Aside from hydrocarbons, Equatorial Guinea has no significant mineral output. The country’s mainland territory is believed to hold reserves of gold, diamonds and coltan, but to date there has only been small-scale artisanal production of gold.
Soft commodity production
Equatorial Guinea lacks a developed agricultural sector. Most agricultural output is focused on food crops (such as cassava & yams) and micro production of cash crops (such as cocoa). The country’s only major soft commodity is raw timber, with output worth US$200mn in 2017, all of which came from the mainland.
Equatorial Guinea’s imports totalled US$1.1bn in 2016. The country is reliant on imports of capital goods and industrial raw materials, reflecting the underdeveloped manufacturing sector and large-scale infrastructure investment. Key imports in 2016 included machinery, vehicles & ships (US$365mn), electronics (US$71mn), iron & steel (US$68mn) and aluminium (US$19mn). The country also imports large volumes of foodstuffs, including US$109mn of beverages (mostly beer & water) and US$56mn of fish.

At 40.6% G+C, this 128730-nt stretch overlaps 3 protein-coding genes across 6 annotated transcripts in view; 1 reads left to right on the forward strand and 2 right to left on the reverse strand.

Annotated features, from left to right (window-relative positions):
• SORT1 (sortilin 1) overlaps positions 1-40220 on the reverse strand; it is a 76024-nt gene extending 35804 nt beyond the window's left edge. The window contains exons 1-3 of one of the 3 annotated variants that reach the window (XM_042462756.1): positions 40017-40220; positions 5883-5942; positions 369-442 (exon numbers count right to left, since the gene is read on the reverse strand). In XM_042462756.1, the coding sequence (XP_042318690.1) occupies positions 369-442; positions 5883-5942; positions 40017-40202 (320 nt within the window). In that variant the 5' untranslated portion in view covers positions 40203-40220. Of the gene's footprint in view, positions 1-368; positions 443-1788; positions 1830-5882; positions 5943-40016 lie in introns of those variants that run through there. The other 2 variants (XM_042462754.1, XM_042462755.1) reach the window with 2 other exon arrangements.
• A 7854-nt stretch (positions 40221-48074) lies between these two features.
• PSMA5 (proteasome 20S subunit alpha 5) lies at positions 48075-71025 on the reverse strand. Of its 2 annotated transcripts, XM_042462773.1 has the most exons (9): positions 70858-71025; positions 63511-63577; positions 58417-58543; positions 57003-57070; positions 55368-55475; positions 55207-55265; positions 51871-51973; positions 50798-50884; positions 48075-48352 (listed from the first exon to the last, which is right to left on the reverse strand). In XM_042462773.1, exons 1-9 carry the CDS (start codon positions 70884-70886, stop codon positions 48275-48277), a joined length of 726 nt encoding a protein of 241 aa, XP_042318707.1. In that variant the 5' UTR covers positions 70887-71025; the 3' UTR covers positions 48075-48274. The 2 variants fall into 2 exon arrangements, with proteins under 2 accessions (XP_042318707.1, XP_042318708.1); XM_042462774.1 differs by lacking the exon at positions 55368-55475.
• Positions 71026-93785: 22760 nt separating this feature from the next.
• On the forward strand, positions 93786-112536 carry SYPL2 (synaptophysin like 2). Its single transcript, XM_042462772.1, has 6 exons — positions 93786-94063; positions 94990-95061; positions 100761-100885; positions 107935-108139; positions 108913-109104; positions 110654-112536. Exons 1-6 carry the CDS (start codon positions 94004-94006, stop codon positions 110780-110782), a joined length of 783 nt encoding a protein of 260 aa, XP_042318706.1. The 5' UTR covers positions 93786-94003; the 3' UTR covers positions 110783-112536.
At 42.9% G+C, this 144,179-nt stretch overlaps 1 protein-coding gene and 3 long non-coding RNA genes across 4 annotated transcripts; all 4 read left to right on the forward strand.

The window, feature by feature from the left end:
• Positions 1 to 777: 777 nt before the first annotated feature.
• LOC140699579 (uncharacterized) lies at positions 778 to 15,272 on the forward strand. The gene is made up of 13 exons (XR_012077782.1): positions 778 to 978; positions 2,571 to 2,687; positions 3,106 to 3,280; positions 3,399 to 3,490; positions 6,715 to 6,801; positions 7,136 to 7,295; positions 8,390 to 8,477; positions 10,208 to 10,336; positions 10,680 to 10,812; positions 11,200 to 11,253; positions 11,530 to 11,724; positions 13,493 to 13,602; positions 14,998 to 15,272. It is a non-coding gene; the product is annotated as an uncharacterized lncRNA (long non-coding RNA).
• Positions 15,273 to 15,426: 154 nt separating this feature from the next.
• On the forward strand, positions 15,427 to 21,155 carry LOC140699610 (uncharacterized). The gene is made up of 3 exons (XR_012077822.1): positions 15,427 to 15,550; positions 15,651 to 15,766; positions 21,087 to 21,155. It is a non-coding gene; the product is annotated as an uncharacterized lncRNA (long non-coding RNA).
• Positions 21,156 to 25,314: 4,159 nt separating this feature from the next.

Equatorial Guinea’s exports totalled US$4.6bn in 2016. This was one third lower than the previous year, and 70.6% below 2012, reflecting the slump in crude oil and gas prices since 2014. Hydrocarbons dominate exports, with crude oil (US$3.2bn), gas (US$879 mn) together making up 87.5% of export revenues in 2016. Most of the country’s crude oil is exported to South Korea, India, Spain and China, while its gas goes to India and Japan. Equatorial Guinea also exported US$280mn worth of raw timber, mostly to China, although large illicit volumes are not captured by official data.